White-collar crime - Our record is still poor

Denis MacShane

The only way you can assess the value, integrity, or quality of a society is to compare it to another.

Comparisons can be made on many levels and across many societies, as the perfect one is as yet unrealised. One criteria that defines a society is how it deals with white-collar crime, a subject we have had ample opportunity to consider in recent years.

Yesterday, a former British Labour Party minister was sentenced to six months in jail for bogus expense claims amounting to just €15,600. Denis MacShane pleaded guilty to filing 19 fake receipts.

It discredits our justice system and political system, and undermines our sense of self-worth, that our record on confronting white-collar crime is so poor. It suggests a lack of seriousness and commitment on the issue.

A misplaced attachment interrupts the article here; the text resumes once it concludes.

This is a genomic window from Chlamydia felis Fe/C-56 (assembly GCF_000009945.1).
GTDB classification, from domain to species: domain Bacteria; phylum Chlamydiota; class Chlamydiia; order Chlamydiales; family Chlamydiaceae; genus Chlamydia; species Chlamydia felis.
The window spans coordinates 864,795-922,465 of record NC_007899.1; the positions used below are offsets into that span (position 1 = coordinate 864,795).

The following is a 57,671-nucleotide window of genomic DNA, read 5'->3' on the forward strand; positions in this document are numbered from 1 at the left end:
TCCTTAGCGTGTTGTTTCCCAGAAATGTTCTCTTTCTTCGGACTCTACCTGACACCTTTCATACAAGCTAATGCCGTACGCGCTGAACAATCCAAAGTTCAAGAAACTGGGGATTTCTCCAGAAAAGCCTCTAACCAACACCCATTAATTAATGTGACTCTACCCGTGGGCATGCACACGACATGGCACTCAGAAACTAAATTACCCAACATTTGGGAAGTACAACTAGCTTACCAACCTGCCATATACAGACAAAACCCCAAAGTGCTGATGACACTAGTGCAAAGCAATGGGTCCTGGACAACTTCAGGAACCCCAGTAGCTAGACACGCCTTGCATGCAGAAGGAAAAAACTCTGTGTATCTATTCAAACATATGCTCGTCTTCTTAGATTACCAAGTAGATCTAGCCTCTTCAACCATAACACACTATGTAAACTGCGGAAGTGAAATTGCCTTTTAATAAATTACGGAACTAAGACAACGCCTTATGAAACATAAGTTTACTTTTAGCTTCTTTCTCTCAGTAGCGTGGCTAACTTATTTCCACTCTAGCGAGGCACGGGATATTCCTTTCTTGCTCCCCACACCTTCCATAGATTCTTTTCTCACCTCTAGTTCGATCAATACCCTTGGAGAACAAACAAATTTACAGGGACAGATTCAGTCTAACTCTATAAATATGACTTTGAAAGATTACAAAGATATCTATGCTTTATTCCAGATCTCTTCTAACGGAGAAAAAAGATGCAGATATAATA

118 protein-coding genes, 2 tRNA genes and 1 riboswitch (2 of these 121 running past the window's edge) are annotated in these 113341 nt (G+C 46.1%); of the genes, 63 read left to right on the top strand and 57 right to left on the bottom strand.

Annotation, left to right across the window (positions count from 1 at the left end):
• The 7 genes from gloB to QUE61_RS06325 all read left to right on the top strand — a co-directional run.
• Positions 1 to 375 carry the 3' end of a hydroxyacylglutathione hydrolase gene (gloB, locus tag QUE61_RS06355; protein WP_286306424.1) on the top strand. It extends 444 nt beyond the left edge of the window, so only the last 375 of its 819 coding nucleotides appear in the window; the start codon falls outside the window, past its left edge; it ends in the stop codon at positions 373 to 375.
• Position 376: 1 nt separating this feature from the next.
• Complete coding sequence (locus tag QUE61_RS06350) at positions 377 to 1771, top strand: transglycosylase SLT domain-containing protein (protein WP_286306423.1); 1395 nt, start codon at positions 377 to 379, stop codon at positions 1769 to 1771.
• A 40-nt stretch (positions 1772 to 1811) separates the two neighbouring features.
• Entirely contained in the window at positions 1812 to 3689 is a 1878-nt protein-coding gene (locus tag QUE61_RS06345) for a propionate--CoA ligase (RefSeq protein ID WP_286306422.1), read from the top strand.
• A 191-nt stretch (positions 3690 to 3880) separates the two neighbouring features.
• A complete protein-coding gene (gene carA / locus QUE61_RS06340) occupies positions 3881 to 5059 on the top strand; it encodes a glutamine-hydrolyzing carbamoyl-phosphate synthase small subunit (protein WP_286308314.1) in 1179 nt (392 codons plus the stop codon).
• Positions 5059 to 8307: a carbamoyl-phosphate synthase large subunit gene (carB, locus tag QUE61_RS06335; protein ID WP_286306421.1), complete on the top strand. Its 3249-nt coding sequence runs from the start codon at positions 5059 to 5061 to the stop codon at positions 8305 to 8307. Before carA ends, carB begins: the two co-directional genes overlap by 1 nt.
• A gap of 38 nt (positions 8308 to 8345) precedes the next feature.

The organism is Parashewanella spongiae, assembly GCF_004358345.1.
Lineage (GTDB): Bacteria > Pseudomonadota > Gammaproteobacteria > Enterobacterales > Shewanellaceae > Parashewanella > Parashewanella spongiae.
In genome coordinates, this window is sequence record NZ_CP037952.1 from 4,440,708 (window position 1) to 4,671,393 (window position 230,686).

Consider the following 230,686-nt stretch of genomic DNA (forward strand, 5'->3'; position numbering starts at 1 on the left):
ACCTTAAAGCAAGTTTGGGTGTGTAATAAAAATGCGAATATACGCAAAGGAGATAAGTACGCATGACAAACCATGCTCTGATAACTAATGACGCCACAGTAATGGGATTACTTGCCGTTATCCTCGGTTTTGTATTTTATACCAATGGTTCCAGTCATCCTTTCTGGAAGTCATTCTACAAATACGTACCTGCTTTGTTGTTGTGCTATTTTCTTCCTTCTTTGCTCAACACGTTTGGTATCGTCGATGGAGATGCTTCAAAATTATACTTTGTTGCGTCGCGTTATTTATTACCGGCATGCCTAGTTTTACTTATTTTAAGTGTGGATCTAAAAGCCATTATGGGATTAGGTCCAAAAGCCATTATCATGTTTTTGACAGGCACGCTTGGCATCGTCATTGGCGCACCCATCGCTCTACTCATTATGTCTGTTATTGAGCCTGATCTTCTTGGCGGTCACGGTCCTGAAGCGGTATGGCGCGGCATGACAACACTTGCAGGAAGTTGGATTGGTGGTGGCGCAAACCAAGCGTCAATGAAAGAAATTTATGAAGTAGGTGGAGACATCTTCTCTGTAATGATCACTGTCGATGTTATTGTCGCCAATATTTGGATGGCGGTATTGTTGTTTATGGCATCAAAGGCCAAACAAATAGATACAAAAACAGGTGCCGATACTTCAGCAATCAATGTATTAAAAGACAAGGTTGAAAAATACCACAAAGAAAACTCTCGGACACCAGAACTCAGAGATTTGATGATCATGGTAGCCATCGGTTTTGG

Lifestyle

Des O'Driscoll looks ahead at the best things to watch this weekFive TV shows for the week ahead

Frank O’Mahony of O’Mahony’s bookshop O’Connell St., Limerick. Main picture: Emma Jervis/ Press 22We Sell Books: O’Mahony’s Booksellers a long tradition in the books business

It’s a question Irish man Dylan Haskins is doing to best answer in his role with BBC Sounds. He also tells Eoghan O’Sullivan about Second Captains’ upcoming look at disgraced swim coach George GibneyWhat makes a good podcast?

The name ‘Dracula’, it’s sometimes claimed, comes from the Irish ‘droch fhola’, or ‘evil blood’. The cognoscenti, however, say its origin is ‘drac’ — ‘dragon’ in old Romanian.Richard Collins: Vampire bats don’t deserve the bad reputation

More From The Irish Examiner